Abbott’s ID NOW Can Confirm Flu Infection in 13 Minutes or Less

MedicalResearch.com Interview with:

Abbott’s molecular point-of-care flu test, ID NOW

Abbott’s molecular point-of-care flu test, ID NOW

Dr. Norman Moore PhD
Abbott’s Director of Scientific Affairs for Infectious Diseases 

MedicalResearch.com: What is the background for this test? How does ID NOW differ from other tests for influenza?

Response: This test was developed to give providers – and their patients – lab-accurate results more quickly than ever, right at the point of care. It was designed for ease of use, as well as to be portable and small enough that it can be used in a broad range of healthcare settings, including walk-in clinics, urgent care centers, doctors’ offices and emergency rooms.

Prior to ID NOW, traditional molecular tests offered great performance, but took too long to impact treatment decisions. ID NOW is able to deliver the performance and accuracy of lab-based tests in a timeframe that offers the best chance of improving treatment decisions.  Continue reading

Cardiac Stress Testing Increases Modestly in Commercially Insured Patients

MedicalResearch.com Interview with:

Vinay Kini, MD, MS Division of Cardiovascular Medicine Hospital of the University of Pennsylvania The Leonard Davis Institute of Health Economics University of Pennsylvania Philadelphia

Dr. Vinay Kini

Vinay Kini, MD, MS
Division of Cardiovascular Medicine
Hospital of the University of Pennsylvania
The Leonard Davis Institute of Health Economics
University of Pennsylvania
Philadelphia

MedicalResearch.com: What is the background for this study? What are the main findings?

Response: Recent studies have shown that use of cardiac stress tests has declined by about 25% among Medicare beneficiaries and by about 50% in Kaiser Permanente over the last several years. However, the reasons for these declines is not well understood. Decreases in the use of stress testing could be due to dissemination of appropriate use criteria and other clinical practice guidelines, advances in preventive care, reductions in reimbursement for testing, or other health system organizational characteristics.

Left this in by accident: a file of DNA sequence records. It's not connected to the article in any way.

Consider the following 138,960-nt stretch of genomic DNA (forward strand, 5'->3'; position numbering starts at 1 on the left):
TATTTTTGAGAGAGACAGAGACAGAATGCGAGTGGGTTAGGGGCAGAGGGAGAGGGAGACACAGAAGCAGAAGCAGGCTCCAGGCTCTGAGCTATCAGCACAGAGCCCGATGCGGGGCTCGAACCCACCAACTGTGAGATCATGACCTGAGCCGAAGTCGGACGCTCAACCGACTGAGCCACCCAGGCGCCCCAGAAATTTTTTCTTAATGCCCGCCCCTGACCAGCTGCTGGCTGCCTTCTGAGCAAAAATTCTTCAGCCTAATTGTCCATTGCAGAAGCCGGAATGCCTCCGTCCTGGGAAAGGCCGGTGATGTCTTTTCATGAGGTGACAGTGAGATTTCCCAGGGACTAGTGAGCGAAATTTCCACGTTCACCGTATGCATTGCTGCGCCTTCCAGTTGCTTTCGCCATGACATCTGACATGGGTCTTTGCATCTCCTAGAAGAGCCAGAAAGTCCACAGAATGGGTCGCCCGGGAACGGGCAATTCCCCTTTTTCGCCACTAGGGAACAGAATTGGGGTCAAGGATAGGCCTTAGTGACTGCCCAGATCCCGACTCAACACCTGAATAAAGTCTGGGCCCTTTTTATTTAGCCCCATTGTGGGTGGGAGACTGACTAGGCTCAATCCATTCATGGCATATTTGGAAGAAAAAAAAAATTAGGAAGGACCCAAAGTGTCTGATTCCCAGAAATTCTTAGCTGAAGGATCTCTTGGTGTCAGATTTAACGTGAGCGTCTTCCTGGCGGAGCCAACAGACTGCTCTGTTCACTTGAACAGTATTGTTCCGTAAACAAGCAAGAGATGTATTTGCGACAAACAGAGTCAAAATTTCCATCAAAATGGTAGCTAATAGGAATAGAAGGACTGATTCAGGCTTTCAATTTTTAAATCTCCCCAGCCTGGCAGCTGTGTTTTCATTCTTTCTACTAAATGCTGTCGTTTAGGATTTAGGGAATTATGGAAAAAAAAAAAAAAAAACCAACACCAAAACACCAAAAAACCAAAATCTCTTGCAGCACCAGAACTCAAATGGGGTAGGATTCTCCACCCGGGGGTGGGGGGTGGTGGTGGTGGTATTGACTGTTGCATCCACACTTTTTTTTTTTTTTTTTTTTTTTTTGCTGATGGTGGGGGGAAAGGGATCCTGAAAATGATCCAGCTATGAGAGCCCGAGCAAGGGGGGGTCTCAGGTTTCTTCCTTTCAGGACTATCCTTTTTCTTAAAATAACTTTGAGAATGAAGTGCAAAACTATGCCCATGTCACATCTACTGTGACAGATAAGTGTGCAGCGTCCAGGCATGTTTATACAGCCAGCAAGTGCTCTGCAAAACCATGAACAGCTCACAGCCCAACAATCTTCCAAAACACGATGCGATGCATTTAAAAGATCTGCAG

Therefore, our goal was to determine whether similar declines in testing are observed among a nationally representative cohort of commercially insured patients. We identified over 2 million stress tests performed among 33 million members of the commercial insurance company, and found that there was a 3% increase in the overall use of stress testing in this cohort between 2005 and 2012. Declines in the use of nuclear SPECT tests were offset by increases in the use of stress echocardiography, exercise electrocardiography, and newer stress test modalities such as coronary computed tomography angiography.

The largest increase in use of testing was seen among younger individuals – there was a 60% increase in use of testing among patients aged 25-34, and a 30% increase among individuals aged 35-44.

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Many Diagnostic Tests For Chronic Kidney Disease Have Low Diagnostic Yield